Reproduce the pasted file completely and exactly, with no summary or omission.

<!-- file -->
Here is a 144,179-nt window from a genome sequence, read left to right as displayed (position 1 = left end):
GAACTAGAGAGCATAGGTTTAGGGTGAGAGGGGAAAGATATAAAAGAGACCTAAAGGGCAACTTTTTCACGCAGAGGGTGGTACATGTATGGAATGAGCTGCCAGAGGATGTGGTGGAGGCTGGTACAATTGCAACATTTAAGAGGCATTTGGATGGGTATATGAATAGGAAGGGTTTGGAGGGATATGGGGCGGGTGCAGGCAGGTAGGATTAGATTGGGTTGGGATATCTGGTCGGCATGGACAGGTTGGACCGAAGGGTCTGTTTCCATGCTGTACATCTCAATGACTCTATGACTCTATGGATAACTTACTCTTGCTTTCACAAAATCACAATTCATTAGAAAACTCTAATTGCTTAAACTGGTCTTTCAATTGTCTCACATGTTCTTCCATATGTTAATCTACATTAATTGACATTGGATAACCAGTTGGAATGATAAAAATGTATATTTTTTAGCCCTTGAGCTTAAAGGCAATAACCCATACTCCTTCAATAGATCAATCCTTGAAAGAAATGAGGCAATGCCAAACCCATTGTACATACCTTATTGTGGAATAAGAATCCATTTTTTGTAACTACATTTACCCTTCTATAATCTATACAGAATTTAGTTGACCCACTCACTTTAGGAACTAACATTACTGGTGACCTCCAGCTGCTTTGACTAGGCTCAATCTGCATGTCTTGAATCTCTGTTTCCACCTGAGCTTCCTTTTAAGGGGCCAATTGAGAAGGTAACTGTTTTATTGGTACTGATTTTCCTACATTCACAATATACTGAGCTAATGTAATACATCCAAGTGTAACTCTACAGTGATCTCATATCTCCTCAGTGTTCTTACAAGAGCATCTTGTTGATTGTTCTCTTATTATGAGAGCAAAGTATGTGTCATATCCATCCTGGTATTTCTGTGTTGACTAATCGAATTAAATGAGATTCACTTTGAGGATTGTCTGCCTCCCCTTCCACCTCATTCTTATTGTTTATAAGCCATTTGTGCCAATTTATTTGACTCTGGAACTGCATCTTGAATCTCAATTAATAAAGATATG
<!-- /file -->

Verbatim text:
Here is a 144,179-nt window from a genome sequence, read left to right as displayed (position 1 = left end):
GAACTAGAGAGCATAGGTTTAGGGTGAGAGGGGAAAGATATAAAAGAGACCTAAAGGGCAACTTTTTCACGCAGAGGGTGGTACATGTATGGAATGAGCTGCCAGAGGATGTGGTGGAGGCTGGTACAATTGCAACATTTAAGAGGCATTTGGATGGGTATATGAATAGGAAGGGTTTGGAGGGATATGGGGCGGGTGCAGGCAGGTAGGATTAGATTGGGTTGGGATATCTGGTCGGCATGGACAGGTTGGACCGAAGGGTCTGTTTCCATGCTGTACATCTCAATGACTCTATGACTCTATGGATAACTTACTCTTGCTTTCACAAAATCACAATTCATTAGAAAACTCTAATTGCTTAAACTGGTCTTTCAATTGTCTCACATGTTCTTCCATATGTTAATCTACATTAATTGACATTGGATAACCAGTTGGAATGATAAAAATGTATATTTTTTAGCCCTTGAGCTTAAAGGCAATAACCCATACTCCTTCAATAGATCAATCCTTGAAAGAAATGAGGCAATGCCAAACCCATTGTACATACCTTATTGTGGAATAAGAATCCATTTTTTGTAACTACATTTACCCTTCTATAATCTATACAGAATTTAGTTGACCCACTCACTTTAGGAACTAACATTACTGGTGACCTCCAGCTGCTTTGACTAGGCTCAATCTGCATGTCTTGAATCTCTGTTTCCACCTGAGCTTCCTTTTAAGGGGCCAATTGAGAAGGTAACTGTTTTATTGGTACTGATTTTCCTACATTCACAATATACTGAGCTAATGTAATACATCCAAGTGTAACTCTACAGTGATCTCATATCTCCTCAGTGTTCTTACAAGAGCATCTTGTTGATTGTTCTCTTATTATGAGAGCAAAGTATGTGTCATATCCATCCTGGTATTTCTGTGTTGACTAATCGAATTAAATGAGATTCACTTTGAGGATTGTCTGCCTCCCCTTCCACCTCATTCTTATTGTTTATAAGCCATTTGTGCCAATTTATTTGACTCTGGAACTGCATCTTGAATCTCAATTAATAAAGATATG